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The fighting in Yemen has been going on since the failure in 2011 of a Saudi-backed transition from long-time President Saleh to his deputy Abd Rabbuh Mansour al-Hadi. The rebel Houthi movement, based in the North and deeply hostile to the Saudis, took control of much of the country from the Hadi Government, entering the capital, Sanaa, in late 2014.

Saudi Arabia arranged a coalition, whose strongest members were Saudi Arabia and the United Arab Emirates, to prop up the Hadi Government. The ensuing conflict produced the world’s worst humanitarian disaster, with millions of people at risk from starvation and rampant disease.

There was much concern about UK and US weapons sales to Saudi Arabia and the UAE – weapons which were used in the Yemen conflict. In June 2019 an unfavourable court judgment led the UK Government to stop granting export licences for arms that might be used in Yemen.

In December 2018 a fragile peace process started with an agreement in Stockholm. Its aim was to protect the vital port of al-Hodeidah on the Red Sea coast, where most international aid arrived. The agreement achieved partial de-escalation around the port. There was increasing violence in the south, however, where separatist forces were gaining strength, partly backed by the UAE. Terrorist operations including al-Qaeda in the Arabian Peninsula and ISIS/Daesh continued to conduct attacks, although the US killed al-Qaeda’s Yemen leader in February 2020.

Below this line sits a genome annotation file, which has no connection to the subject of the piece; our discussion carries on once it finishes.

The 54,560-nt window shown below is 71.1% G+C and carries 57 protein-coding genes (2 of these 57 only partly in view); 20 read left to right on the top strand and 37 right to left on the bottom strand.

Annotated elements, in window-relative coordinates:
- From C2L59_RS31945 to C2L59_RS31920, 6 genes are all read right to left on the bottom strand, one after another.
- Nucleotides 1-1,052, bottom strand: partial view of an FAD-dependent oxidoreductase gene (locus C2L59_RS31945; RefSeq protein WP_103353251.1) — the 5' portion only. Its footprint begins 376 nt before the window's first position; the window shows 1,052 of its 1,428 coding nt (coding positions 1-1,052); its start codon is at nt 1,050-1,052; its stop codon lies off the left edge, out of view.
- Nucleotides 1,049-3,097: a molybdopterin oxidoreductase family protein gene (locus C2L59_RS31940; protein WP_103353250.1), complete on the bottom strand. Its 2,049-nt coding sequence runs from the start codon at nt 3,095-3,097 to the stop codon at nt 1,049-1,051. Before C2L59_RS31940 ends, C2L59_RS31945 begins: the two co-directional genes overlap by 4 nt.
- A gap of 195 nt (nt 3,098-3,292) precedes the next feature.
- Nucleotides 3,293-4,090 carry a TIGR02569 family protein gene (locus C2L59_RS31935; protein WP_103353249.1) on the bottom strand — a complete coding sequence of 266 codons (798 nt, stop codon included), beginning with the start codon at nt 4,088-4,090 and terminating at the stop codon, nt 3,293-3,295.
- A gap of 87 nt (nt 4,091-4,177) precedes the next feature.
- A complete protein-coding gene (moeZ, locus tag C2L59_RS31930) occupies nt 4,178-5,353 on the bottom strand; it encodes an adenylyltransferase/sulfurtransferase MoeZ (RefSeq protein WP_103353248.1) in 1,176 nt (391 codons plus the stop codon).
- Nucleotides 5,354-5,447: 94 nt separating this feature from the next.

In September 2019, the Houthis launched devastating missile attacks on Saudi oil infrastructure at Abqaiq, causing world oil prices to surge.  There was an agreement between the Houthis and the Saudis to cease Houthi missile attacks and Saudi air strikes.

Since early 2020 de-escalation agreements have ceased to be effective. The Houthis have resumed rocket attacks on Saudi Arabia, with assistance from Iran. Saudi Arabia has restarted air strikes on Sanaa. Iranian influence over the Houthis is growing, increasing the conflict’s centrality to Iran’s battle with Saudi Arabia over influence in the Middle East.

In January 2020 the US tried to assassinate an Iranian commander in Yemen on the same day that his colleague General Soleimani was killed in Iraq. The episode showed that, aside from counter-terrorist operations, the US remains deeply involved, despite attempts in congress to end US participation in the conflict.

The International Crisis Group warns that there could be a showdown in northern Yemen between the Houthis, and forces allied with the internationally recognised Hadi government of Yemen.

That could cause a humanitarian disaster even bigger than the present situation because there are at least 800,000 internally displaced Yemenis in the region already.

It would also make an agreement on general de-escalation impossible. Such an agreement is needed if there is to be any chance of real peace negotiations.

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